# There exists a prime $p$ such that $p \mid n$ for all $n \in\mathbb N$, $n > 1$

My textbook asks these following true or false questions but provides two different answers even though, in my opinion, the questions are asking the exact same thing. Could someone explain how the questions are different?

True or False?

(a) For all $$n \in\mathbb N$$, $$n > 1$$, there exists a prime $$p$$ such that $$p \mid n$$.

(b) There exists a prime $$p$$ such that $$p \mid n$$ for all $$n \in\mathbb N$$, $$n > 1$$.

Part (a) can be proven using the Lemma, but part (b) is apparently false because the prime can't be $$2$$, since $$2 \nmid 3$$, and can't be odd since if $$p$$ is an odd prime, $$p \nmid 2$$.

But why is that the case for part (b) and not part (a)? And why is it trying to do $$2 \nmid 3$$, instead of $$2 \mid4$$ or $$2 \mid 6$$?

• $p|n \implies p\not |n+1$ – Fallen_Prince Nov 18 at 16:08
• @Fallen_Prince \mid rather than | looks nicer, as it gets a bit of spacing. And \nmid instead of \not\mid looks nicer as well. – Arthur Nov 18 at 16:15
• @Arthur Yup.I just forgot what it was called . Lol. – Fallen_Prince Nov 18 at 16:16
• The argument for b) is awkward. The try to figure that if b) is true what values $p$ could be. They conclude it can't be $2$ (because it must divide odd numbers) and it cant be odd (because it must divide $2$). This is fine but... weird. The statement is so obviously false, I'd just say pick two different primes; if the statement is true $p$ divides both primes, but being prime, they have no common divisors. – fleablood Nov 18 at 16:47
• Hint: the quantifers are swapped in the statements - see my answer. – Bill Dubuque Nov 18 at 17:37

Part (a) asks whether any natural number (greater than 1) has a prime divisor. Part (b) asks whether there is a single prime that divides all natural numbers (i.e. there exists some sort of "universal prime number"). The difference between these two statements is quite stark.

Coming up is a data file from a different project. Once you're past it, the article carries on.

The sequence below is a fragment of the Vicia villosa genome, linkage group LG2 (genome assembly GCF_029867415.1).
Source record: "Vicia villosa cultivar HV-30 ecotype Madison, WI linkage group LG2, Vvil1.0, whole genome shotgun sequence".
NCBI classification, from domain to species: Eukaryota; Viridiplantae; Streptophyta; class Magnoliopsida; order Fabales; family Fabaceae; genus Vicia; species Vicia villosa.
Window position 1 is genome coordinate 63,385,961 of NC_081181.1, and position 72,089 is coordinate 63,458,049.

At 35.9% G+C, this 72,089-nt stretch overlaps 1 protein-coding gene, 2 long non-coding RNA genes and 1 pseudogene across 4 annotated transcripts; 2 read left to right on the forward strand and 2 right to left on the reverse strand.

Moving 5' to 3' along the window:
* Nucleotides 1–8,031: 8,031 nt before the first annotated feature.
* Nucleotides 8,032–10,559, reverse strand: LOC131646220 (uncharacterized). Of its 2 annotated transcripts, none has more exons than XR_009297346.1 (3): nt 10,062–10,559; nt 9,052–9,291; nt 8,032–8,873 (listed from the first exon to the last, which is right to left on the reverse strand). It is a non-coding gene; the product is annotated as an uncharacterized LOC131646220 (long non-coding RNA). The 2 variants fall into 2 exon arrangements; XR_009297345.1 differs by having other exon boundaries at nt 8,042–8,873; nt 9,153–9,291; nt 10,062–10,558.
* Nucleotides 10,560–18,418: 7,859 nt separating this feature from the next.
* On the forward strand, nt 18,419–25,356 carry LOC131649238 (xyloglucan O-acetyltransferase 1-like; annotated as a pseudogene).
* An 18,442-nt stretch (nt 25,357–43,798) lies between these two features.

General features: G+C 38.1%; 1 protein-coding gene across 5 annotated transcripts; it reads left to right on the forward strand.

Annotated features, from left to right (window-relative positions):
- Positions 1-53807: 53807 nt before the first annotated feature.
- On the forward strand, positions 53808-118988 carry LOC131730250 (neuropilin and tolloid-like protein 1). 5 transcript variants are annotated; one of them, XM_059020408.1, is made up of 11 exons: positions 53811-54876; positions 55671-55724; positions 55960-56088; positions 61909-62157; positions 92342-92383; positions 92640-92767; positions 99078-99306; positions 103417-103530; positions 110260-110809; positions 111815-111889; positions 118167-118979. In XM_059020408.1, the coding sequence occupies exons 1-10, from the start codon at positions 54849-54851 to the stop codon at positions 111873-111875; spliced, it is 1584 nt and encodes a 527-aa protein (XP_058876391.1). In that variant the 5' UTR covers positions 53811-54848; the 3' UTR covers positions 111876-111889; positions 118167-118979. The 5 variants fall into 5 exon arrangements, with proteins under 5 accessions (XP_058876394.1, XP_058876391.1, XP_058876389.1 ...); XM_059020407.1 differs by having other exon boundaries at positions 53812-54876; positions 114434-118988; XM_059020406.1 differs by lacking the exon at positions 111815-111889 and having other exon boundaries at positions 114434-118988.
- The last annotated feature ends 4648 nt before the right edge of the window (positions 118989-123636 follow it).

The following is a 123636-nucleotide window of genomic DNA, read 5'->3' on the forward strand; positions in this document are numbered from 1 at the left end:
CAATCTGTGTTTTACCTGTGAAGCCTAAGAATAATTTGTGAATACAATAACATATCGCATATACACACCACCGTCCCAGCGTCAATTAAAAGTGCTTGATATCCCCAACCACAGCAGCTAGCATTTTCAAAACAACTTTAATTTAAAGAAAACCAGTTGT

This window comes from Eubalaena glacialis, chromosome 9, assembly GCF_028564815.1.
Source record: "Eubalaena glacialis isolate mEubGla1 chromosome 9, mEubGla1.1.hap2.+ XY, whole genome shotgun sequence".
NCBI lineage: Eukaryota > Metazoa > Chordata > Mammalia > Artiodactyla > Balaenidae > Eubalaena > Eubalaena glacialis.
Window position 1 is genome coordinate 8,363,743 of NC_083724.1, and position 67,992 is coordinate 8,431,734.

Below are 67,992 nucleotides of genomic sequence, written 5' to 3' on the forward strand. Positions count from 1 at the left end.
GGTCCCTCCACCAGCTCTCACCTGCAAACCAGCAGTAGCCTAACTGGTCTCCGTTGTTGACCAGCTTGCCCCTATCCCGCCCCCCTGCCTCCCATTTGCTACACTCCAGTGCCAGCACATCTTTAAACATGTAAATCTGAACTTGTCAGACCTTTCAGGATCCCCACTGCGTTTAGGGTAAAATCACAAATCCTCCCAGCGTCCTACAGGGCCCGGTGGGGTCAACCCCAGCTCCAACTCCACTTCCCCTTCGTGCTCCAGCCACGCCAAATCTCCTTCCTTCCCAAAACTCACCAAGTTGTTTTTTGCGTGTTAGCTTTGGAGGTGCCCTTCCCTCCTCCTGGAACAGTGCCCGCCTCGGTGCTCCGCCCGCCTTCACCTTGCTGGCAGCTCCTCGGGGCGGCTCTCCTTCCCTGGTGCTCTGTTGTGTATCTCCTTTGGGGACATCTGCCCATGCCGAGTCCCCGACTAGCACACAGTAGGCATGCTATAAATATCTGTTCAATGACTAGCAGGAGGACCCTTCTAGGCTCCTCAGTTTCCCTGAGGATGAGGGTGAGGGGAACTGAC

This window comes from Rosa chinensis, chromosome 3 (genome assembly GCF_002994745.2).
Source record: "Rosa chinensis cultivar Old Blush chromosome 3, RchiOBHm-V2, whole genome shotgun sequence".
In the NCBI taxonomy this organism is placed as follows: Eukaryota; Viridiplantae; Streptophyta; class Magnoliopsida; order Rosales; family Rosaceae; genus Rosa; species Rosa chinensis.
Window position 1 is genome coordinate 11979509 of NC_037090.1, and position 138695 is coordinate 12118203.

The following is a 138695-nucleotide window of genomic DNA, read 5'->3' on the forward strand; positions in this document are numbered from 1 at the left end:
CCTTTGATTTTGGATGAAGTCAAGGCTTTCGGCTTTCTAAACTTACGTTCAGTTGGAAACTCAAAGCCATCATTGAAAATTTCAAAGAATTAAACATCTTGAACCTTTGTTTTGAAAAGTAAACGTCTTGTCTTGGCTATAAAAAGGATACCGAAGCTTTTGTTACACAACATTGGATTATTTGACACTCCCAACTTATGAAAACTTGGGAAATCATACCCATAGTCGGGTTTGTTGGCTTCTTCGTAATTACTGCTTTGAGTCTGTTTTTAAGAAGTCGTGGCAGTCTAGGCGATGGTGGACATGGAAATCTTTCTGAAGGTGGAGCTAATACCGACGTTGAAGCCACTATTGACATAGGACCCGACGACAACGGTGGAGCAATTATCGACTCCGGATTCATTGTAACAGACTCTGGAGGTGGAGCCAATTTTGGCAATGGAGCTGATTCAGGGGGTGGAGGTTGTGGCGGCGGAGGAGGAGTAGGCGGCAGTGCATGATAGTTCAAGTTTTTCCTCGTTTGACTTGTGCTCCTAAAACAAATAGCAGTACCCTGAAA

In the proof of part (b), they use $$2\nmid 3$$ to show that if there is such a universal prime number, then it cannot be $$2$$, as $$2$$ does not divide $$3$$. And also, the universal prime can't be odd, since no odd prime divides $$2$$. Thus there cannot be a single universal prime that divides all natural numbers.

There is no specific reason they used $$2\nmid 3$$ to prove that the prime cannot be $$2$$. They could just as well have tried $$2\nmid 5$$ or $$2\nmid 7$$, and so on. Any one of them proves that whatever this universal prime might be, it's not $$2$$. On the other hand, we actually do have $$2\mid 4$$ and $$2\mid 6$$, so these are not hinderances for this universal prime to exist and be equal to $$2$$.

The difference is that in (a) you can choose $$p$$ differently for any given $$n$$, while in (b) the same $$p$$ is supposed to work for all $$n$$.

They've $$\rm\color{#c00}{swapped}$$ quantifiers $$\forall$$ (forall) and $$\exists$$ (exists), which alters the meaning.
Namely if $$\,n>1\,$$ denotes a natural and $$\,p\,$$ a natural prime then they state